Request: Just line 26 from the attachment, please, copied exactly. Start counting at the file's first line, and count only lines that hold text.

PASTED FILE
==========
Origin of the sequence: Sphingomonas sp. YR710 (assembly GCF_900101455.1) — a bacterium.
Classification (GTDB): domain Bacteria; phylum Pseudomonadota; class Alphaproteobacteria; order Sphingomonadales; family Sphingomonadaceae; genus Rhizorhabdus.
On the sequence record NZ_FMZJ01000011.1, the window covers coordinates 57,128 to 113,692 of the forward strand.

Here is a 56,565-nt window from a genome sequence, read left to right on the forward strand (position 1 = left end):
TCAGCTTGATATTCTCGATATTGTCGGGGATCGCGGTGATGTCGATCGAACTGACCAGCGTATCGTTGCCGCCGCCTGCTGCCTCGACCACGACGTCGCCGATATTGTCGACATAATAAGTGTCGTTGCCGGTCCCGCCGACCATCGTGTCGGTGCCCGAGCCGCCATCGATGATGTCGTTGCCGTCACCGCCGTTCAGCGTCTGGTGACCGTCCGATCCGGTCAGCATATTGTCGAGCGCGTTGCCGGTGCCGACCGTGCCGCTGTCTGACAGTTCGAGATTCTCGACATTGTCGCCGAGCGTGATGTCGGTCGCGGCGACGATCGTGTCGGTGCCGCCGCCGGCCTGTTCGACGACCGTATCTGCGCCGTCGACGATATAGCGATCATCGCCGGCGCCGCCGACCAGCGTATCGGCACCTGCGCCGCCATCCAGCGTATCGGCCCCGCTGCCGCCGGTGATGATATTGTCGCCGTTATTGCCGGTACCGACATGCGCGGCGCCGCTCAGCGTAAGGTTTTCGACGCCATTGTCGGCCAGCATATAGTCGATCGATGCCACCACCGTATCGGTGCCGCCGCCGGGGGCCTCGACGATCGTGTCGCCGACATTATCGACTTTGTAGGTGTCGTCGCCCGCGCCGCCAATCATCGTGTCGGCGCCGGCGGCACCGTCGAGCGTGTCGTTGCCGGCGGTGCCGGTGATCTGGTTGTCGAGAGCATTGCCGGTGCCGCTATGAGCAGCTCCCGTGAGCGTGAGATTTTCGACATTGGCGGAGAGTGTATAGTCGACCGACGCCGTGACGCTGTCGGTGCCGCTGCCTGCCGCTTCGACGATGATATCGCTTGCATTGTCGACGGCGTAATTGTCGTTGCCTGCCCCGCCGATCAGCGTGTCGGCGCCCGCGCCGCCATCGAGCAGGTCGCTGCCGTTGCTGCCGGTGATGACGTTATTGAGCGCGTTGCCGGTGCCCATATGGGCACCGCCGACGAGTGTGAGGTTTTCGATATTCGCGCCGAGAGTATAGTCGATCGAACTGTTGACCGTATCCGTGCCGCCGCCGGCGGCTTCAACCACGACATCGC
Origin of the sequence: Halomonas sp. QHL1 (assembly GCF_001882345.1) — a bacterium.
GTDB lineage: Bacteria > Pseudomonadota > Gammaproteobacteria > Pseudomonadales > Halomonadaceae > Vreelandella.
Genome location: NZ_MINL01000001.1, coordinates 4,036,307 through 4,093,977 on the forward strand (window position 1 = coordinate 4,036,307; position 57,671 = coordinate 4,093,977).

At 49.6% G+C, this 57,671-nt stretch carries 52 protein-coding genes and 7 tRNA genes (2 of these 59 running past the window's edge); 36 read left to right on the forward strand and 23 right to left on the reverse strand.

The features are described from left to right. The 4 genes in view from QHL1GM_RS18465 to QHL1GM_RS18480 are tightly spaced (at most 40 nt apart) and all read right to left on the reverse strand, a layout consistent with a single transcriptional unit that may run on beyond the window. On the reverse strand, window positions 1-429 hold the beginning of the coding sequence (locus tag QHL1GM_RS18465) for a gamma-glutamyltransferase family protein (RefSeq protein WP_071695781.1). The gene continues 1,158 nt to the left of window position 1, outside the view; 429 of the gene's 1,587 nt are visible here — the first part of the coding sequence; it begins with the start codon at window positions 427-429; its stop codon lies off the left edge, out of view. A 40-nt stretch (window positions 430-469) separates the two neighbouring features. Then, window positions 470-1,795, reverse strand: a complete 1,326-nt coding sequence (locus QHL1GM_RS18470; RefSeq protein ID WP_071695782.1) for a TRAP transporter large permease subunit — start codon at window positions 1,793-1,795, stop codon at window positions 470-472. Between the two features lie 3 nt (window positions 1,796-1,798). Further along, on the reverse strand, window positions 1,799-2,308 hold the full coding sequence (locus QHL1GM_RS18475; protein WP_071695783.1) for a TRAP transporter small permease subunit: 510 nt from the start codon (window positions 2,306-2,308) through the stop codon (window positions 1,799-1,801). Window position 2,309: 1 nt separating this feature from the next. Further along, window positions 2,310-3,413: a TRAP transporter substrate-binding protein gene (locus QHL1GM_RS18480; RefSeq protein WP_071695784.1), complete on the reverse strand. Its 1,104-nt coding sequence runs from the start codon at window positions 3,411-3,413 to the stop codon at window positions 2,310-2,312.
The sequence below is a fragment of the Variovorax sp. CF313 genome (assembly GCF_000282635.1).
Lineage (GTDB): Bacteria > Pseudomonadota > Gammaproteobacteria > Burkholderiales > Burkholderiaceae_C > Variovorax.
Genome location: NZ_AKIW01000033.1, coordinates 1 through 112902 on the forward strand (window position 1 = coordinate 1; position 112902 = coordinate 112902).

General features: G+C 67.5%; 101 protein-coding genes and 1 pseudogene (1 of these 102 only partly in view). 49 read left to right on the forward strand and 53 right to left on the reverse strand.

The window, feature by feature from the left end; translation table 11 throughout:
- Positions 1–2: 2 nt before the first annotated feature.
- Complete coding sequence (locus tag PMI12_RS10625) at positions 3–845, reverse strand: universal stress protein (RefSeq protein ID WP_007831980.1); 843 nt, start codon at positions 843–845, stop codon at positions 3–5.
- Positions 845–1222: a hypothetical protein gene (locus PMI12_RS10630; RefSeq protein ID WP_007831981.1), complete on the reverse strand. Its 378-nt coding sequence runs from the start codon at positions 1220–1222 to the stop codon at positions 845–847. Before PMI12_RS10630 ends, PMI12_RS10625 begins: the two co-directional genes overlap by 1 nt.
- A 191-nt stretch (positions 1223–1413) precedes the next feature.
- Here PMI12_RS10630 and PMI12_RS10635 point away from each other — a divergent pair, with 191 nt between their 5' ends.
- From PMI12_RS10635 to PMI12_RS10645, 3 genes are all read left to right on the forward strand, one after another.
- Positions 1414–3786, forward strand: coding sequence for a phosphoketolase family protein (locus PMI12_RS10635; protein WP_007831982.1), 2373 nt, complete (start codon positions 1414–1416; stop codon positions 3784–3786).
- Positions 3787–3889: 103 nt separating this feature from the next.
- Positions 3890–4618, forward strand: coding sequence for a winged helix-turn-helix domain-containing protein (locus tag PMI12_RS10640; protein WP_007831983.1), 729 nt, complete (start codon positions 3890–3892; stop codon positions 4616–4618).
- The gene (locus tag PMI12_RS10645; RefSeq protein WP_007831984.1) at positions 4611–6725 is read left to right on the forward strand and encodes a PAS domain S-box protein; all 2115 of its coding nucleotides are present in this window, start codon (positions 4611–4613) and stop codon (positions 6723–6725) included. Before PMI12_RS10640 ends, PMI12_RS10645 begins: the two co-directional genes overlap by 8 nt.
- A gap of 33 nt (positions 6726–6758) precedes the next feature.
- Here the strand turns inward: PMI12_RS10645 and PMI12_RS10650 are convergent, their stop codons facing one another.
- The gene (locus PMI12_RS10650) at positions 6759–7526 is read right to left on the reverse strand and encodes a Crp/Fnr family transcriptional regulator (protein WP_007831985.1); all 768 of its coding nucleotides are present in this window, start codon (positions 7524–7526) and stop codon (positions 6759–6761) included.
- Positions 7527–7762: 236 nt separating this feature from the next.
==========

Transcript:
- A gap of 33 nt (positions 6726–6758) precedes the next feature.